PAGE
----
Carmelo Anthony, a standout forward who played for Syracuse during his lone season of college basketball and went on to have a 19-year career in the National Basketball Association, announced his retirement on Monday.
Carmelo Anthony, who did not play in the NBA this season, finishes his career as the ninth leading scorer in the league’s history.
Carmelo Anthony finished his career with 28,289 points, the eighth-highest in NBA history. Only LeBron James, Kareem Abdul-Jabbar, Karl Malone, Kobe Bryant, Michael Jordan, Dirk Nowitzki, Wilt Chamberlain, and Shaquille O’Neal have scored more.
“Now, the time has come for me to say goodbye… to the game that gave me purpose and pride,” Anthony said in a videotaped message announcing his decision, which he referred to as “bittersweet.”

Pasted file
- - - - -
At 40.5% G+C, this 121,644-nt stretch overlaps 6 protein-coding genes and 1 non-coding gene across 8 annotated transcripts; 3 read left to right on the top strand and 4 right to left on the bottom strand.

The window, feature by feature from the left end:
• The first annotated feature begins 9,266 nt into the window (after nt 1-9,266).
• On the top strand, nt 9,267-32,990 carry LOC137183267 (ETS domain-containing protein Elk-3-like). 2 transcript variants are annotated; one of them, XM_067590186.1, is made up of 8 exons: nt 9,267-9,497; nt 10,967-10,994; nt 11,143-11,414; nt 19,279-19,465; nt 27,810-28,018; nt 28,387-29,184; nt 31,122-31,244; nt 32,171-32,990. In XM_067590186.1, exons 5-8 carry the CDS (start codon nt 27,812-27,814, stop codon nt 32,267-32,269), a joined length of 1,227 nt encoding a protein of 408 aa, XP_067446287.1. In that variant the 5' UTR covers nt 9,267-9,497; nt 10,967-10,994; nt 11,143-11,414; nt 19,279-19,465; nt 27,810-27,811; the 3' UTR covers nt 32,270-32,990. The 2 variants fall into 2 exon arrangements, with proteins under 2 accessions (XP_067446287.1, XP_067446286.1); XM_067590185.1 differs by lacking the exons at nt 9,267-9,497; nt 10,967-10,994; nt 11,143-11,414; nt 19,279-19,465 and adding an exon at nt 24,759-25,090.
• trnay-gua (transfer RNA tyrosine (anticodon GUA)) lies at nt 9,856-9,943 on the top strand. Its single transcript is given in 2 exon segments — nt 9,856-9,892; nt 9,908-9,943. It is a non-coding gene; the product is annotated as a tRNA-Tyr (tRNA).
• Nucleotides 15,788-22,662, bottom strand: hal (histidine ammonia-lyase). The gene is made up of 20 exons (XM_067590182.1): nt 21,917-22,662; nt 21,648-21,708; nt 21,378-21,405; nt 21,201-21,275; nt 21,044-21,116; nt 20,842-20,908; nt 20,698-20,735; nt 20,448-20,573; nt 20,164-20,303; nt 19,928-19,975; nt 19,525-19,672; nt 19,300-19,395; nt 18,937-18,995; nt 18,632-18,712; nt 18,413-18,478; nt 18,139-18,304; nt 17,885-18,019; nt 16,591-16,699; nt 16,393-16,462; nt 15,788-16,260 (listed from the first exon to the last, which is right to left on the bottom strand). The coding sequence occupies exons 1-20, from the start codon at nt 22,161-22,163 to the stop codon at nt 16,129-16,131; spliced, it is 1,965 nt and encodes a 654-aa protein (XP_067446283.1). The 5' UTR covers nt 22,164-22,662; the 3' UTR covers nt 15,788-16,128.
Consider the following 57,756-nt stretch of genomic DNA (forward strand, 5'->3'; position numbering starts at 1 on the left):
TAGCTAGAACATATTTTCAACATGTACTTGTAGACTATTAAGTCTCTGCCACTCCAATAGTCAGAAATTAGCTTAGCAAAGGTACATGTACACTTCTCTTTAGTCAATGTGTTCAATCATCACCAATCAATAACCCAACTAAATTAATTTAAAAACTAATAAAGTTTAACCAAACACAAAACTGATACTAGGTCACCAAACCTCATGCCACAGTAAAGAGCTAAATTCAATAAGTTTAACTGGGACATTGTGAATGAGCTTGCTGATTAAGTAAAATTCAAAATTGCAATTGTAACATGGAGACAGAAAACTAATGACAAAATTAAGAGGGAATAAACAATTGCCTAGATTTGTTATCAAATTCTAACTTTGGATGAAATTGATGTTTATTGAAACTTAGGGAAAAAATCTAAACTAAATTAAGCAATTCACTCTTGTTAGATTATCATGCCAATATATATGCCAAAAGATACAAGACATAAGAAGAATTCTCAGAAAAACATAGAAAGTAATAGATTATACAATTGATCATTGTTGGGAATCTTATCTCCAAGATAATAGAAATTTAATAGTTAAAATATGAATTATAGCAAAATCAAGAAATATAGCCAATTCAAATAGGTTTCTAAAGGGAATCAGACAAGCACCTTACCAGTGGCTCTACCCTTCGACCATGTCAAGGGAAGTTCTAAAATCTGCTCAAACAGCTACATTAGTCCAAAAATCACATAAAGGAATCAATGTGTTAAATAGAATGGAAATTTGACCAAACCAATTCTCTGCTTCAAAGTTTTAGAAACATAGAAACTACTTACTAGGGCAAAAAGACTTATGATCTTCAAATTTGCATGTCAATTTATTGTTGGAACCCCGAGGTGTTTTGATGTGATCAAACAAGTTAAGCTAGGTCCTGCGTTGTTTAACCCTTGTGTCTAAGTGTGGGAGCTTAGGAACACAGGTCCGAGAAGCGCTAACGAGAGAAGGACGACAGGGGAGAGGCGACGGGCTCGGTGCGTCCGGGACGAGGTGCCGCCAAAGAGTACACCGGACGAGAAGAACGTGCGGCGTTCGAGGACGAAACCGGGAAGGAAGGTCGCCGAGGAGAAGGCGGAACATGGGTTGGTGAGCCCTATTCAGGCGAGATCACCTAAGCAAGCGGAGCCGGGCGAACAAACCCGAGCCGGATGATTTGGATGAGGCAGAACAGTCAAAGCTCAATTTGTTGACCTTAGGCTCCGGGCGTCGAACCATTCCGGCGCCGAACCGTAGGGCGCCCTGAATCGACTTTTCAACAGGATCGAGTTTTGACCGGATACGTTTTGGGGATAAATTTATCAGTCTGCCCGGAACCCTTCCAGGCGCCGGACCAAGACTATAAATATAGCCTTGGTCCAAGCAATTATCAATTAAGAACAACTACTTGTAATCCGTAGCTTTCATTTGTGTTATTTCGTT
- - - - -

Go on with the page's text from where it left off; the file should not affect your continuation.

Carmelo Anthony’s legacy has long been established; he finishes his playing career, having been named one of the 75 greatest players in NBA history, having played in 10 All-Star games, having won the scoring title six times, and having been selected for All-NBA honors six times.
Carmelo Anthony also knew what it was like to be a winner, despite the fact that he was never able to make it to the NBA Finals (he only played in the conference finals once, with Denver against the team that would go on to win the championship, the Los Angeles Lakers in 2009).
When he led Syracuse to the national championship in 2003, he was named the Most Outstanding Player of the Final Four. He also helped the United States win the gold medal at the Olympics three times, first in Beijing in 2008, then in London in 2012, and most recently in Rio de Janeiro in 2016.